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this moment. In what
See vol. i. p. 235.
confufion. Men's hearts failing them for fear, and for looking after those things which are coming upon the earth. Wearied by the failure of conjecture, the difappointment of plans, and the torments of fufpicion, the inhabitants of the earth feem now to wait their doom with the anxieties of fufpenfe, and the chill of despair.
But amidst all these dreadful images of the days of vengeance," what gracious comfort does our Lord afford to his faithful church! "Be ye not terrified. When these things begin to come to pafs, then look up, and lift up your heads, for your redemption draweth nigh." The reign of Antichrist is near its clofe, and the glorious day of your Lord is at hand.. "Be ye not terrified;" "Lo I am with you alway, even unto the end of the world." Be patient under the correction which your Father fhall fee neceffary to prepare you for a place in my kingdom. Stand firm in the day of temptation, which shall come upon all the earth; and remember, that he who fhall endure to the end, the fame fhall be faved".
See vol. i. p. 215, and p. 91 of this volume, for the fulfilment of this promise, as it refpected the first Christians during the fiege of Jerufalem, and the Church of Philadelphia.
Whoever, or whatever church or nation, fhall continue firmly attached to the Lord and Saviour of the world, in an age when he is crucified afresh, and put to open shame "in the great city, which is spiritually called Sodom and Egypt," from its dreadful wickedness, and oppreffive tyranny ; whoever fhall refift the enticements of deceit, the fword of terror, and the torpor of indifference, "fhall come forth as filver that is tried in the furnace;" for "HE THAT SHALL ENDURE TO THE END, THE SAME SHALL BE SAVED; "faved from the panic and suffering which fhall overfpread the kingdom of the first beast, in this time of her plagues"-faved from the tyranny of the second, and be preferved as "wheat, to be gathered into the garner, when the chaff is burnt up before the prefence of the Lord, when he cometh to establish his everlasting kingdom," in happiness and glory, according to the promifes of God from the beginning of the world.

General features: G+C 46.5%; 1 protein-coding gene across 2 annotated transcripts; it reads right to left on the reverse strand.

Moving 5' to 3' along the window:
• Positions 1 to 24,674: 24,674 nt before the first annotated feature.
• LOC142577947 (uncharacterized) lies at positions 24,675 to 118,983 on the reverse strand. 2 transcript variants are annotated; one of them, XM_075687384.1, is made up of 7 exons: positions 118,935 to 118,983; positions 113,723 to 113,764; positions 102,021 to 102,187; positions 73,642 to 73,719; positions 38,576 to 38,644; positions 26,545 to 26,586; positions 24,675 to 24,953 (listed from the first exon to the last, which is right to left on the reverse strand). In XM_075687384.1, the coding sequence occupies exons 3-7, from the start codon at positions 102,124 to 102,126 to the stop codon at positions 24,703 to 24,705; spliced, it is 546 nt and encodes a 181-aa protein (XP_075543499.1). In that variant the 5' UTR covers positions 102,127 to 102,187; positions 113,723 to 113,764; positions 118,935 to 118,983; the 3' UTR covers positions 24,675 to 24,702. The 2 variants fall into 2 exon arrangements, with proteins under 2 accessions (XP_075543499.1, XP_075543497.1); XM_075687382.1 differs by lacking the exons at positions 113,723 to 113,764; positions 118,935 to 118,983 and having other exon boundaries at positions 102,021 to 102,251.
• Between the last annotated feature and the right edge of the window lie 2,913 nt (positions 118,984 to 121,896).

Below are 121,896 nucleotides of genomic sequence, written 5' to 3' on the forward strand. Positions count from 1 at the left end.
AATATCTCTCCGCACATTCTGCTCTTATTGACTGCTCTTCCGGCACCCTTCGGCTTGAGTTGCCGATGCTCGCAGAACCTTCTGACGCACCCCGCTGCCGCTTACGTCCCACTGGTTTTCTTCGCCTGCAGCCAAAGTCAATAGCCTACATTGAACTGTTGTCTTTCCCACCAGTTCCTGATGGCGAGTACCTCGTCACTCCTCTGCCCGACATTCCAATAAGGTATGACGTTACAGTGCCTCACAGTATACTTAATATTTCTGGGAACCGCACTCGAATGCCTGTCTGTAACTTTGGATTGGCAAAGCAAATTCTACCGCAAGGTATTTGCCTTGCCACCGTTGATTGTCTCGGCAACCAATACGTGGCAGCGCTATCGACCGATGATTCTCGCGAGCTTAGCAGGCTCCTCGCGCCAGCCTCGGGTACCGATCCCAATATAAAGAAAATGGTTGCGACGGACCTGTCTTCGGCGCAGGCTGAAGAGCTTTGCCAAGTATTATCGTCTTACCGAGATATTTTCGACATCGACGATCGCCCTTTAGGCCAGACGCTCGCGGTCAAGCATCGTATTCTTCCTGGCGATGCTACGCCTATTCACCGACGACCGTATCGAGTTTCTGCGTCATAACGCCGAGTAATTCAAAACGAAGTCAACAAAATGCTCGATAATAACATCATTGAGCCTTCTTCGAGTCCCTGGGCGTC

Thus do I beg leave to interpret the angel's intimation, Rev. xi. and therefore confefs my fear that the witnesses are yet to be flain in fome way or other, which at prefent we cannot understand," in the ftreet of this great city;" by which I understand, the principal feat of the power of the fecond beaft, wherever that may be.
CHAPTER THE FOURTH.
PROPHECIES WHICH REMAIN TO BE FULFILLED -RECAPITULATION, AND CONCLUSION OF
THE WHOLE WORK.
THE comparison of historic facts with Prophecy establishes Revelation, and strengthens Faith. The examination of Prophecies which relate to present times, particularly interest our feelings, and must be allowed to be a proper exercife for our judgment. But the Prophecies which refpect future times, must be confidered as objects of our faith, rather than your understanding. A dark veil hangs before them, which the curiofity of man cannot penetrate, nor his ingenuity wholly remove. But though the precife time, and the manner in which the Divine defigns will be accomplished, may be doubtful, myfterious, and unknown,
the predictions concerning the events are confpicuous and undeniable, and offer to the pious mind many fubjects of devout contemplation. From meditation arife, almost involuntarily, conjectures concerning their completion; and if these conjectures are accompanied by due humility and caution, they cannot be deemed reprehenfible.
We may then pursue this attempt to show the harmony which pervades the whole of Prophecy, and the poffibility of reconciling most of the various opinions concerning it, into the regions of futurity, provided we confine our steps to the path prescribed by Scripture for the courfe of inquiries to which the study of the Prophetic writings, and the paffing train of events, directly lead; and provided we remember, that the utmost reach of our researches can only attain to probability. The astonishing circumstances which have recently and rapidly happened in the European world, would have appeared incredible to the moft fagacious fpeculatift, a very few years ago. Changes, now equally unknown, may again come on as fpeedily as thofe have done which now. excite our wonder, and again may prove the vanity of human forefight. But "the word of God is fure;" and every change will tend to forward